THE PRACTICING WRITER
Supporting the Craft and Business of Excellent Writing
Volume 16, Number 10: November 2019
OUR SIXTEENTH YEAR
Editor: Erika Dreifus
Copyright (c) 2019 Erika Dreifus
Welcome to our new readers, and welcome back to the regulars!
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PLEASE PASS THE NEWSLETTER ON–in its entirety–to your writing friends, students, and teachers. If you’d like to share news about a particular competition or a submission alert with other writers, PLEASE CREDIT THE PRACTICING WRITER for the find. Thanks for respecting the efforts of your volunteer editor/publisher!
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PLEASE NOTE: Your volunteer editor/publisher *loves* to learn about developments and successes in your writing practice that may result from something gleaned in this newsletter (or on her complementary website). Please feel welcome to share such news with her via https://www.erikadreifus.com/contact.
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IN THIS ISSUE:
1. Editor’s Note: What’s New
2. Article/Lessons Learned
3. Featured Resource
4. Upcoming/Ongoing Contests, Competitions, and Other Opportunities (NO ENTRY OR APPLICATION FEES; PAYING OPPORTUNITIES ONLY)
5. Submission Alerts!!! (NO SUBMISSION/READING FEES; PAYING CALLS ONLY)
6. Blog Notes
7. Newsletter Matters
1. EDITOR’S NOTE: WHAT’S NEW
Greetings, practicing writers:
What’s new? Quite a bit. And I’ll be honest: I have not kept up very well.
Both personally and professionally, it’s been a busy fall for me. I’ve been juggling more than usual. And I was doing a decent job with it all before some sort of weird medical bug hit me last week. At which point the careful architecture of my fall semester—including family responsibilities, my return to college teaching, AND the release of my next book—seemed to fall apart.
So now I’m behind. With everything mentioned above. And with more. Such as: this newsletter.
I’m not simply talking about this month’s issue, which, as you’ll see, is somewhat abbreviated. I’m also talking about managing a sudden development with Yahoo Groups, which has hosted the newsletter since its inception in early 2004. My understanding, however tenuous, is that I should be able to continue *sending* the newsletter—for now.
But much of the platform’s functionality (including, evidently, ease of sign-up, and distribution of a complimentary e-book to new subscribers), is disappearing. I am no tech expert even when I’m not running a fever, so I’ll refer you to these sources for more information:
Oh, and the changes have ALREADY taken effect. Let’s just say that there wasn’t a whole lot of notice.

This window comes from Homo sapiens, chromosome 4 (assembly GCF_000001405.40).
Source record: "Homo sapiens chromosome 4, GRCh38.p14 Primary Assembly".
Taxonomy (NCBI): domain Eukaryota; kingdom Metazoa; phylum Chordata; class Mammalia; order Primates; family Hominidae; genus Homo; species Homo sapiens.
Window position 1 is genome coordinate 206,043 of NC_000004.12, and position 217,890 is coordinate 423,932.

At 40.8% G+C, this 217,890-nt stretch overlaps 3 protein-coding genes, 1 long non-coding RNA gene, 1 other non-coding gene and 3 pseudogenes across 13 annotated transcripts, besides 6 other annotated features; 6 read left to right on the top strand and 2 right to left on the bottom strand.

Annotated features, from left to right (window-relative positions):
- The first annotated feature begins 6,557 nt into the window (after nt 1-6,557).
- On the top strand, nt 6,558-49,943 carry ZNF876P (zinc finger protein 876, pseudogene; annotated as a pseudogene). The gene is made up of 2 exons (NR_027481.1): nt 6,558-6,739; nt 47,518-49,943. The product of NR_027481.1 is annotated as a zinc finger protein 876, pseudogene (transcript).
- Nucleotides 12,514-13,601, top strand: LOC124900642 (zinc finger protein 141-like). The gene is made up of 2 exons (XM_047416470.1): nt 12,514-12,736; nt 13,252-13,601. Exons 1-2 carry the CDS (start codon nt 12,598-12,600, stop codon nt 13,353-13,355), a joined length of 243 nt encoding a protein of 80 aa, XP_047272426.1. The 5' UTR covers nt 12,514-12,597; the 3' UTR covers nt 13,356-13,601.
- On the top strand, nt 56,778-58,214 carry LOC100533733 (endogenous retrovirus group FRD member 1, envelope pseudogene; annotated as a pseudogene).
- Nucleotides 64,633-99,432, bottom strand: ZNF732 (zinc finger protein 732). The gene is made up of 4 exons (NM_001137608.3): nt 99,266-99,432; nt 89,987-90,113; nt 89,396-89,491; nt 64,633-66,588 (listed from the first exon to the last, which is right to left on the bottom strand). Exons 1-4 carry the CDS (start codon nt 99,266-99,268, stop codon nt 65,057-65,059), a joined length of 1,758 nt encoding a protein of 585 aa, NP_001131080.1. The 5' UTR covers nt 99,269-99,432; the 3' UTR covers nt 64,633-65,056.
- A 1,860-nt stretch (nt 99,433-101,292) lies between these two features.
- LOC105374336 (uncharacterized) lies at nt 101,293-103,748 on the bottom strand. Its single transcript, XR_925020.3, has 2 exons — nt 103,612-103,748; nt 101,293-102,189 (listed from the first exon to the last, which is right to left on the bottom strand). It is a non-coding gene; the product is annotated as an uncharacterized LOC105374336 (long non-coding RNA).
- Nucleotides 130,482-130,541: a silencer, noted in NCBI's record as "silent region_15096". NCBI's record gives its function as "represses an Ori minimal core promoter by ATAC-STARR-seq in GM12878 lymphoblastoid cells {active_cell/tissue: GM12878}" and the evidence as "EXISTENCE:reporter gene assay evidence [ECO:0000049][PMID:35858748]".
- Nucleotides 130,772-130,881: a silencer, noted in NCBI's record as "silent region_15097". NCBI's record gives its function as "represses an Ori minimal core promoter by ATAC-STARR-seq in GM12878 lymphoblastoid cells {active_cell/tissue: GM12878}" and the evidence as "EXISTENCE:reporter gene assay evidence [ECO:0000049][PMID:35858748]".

For now, please just remember that you can always consult the current issue of our newsletter on https://www.erikadreifus.com/newsletter/current/. Maybe bookmark that page? And thank you so much for your patience. I am watching how other groups/lists are managing these changes, and I hope to learn from their examples.
Let’s all have a nifty November with our writing practices and everything else,
P.S. Yes, my debut poetry collection (BIRTHRIGHT) will be released NEXT WEEK. Since my publisher does not offer pre-orders, please visit my website on and/or after November 5 for relevant purchase/ordering info (https://www.erikadreifus.com/books/Birthright/). THANK YOU! [UPDATE, NOVEMBER 1: A NUMBER OF PURCHASE OPTIONS ARE NOW AVAILABLE! PLEASE DO GO TO THE PAGE LINKED IMMEDIATELY ABOVE TO CHOOSE ONE!]
2. ARTICLE/LESSONS LEARNED: NOT THIS MONTH!
No article this month. Please see above!
3. FEATURED RESOURCE: OWL EXERCISE PAGES
I’m finding myself turning repeatedly to the Purdue Online Writing Lab (OWL) as I work with undergraduates this semester. Yes, their writing can benefit from all of the information at that website; truthfully, so can mine. Among my favorite elements: the “exercise” pages, focusing on grammar, punctuation, spelling and more.
OWL Exercise Pages
4. UPCOMING/ONGOING CONTESTS, COMPETITIONS, AND OTHER OPPORTUNITIES OF INTEREST
ANGLICA POETRY COMPETITION
Deadline: December 1, 2019
“We are excited to announce that Anglica is running a Poetry Competition! The poem should be metrical, and should be no longer than 100 lines, though extracts from longer work are permitted. There are no formal or thematic restraints, and so long as it is written in a discernible metre (or several!), we encourage you to follow your fancy, whether that lead you to the outlandish, the passionate, or even the dull. The best poems will feature in our Journal, and in addition the winner shall receive a £50 prize, and one runner up shall receive a prize of £20.”
BETTER THAN STARBUCKS 2018 SONNET CONTEST
Deadline: December 1, 2019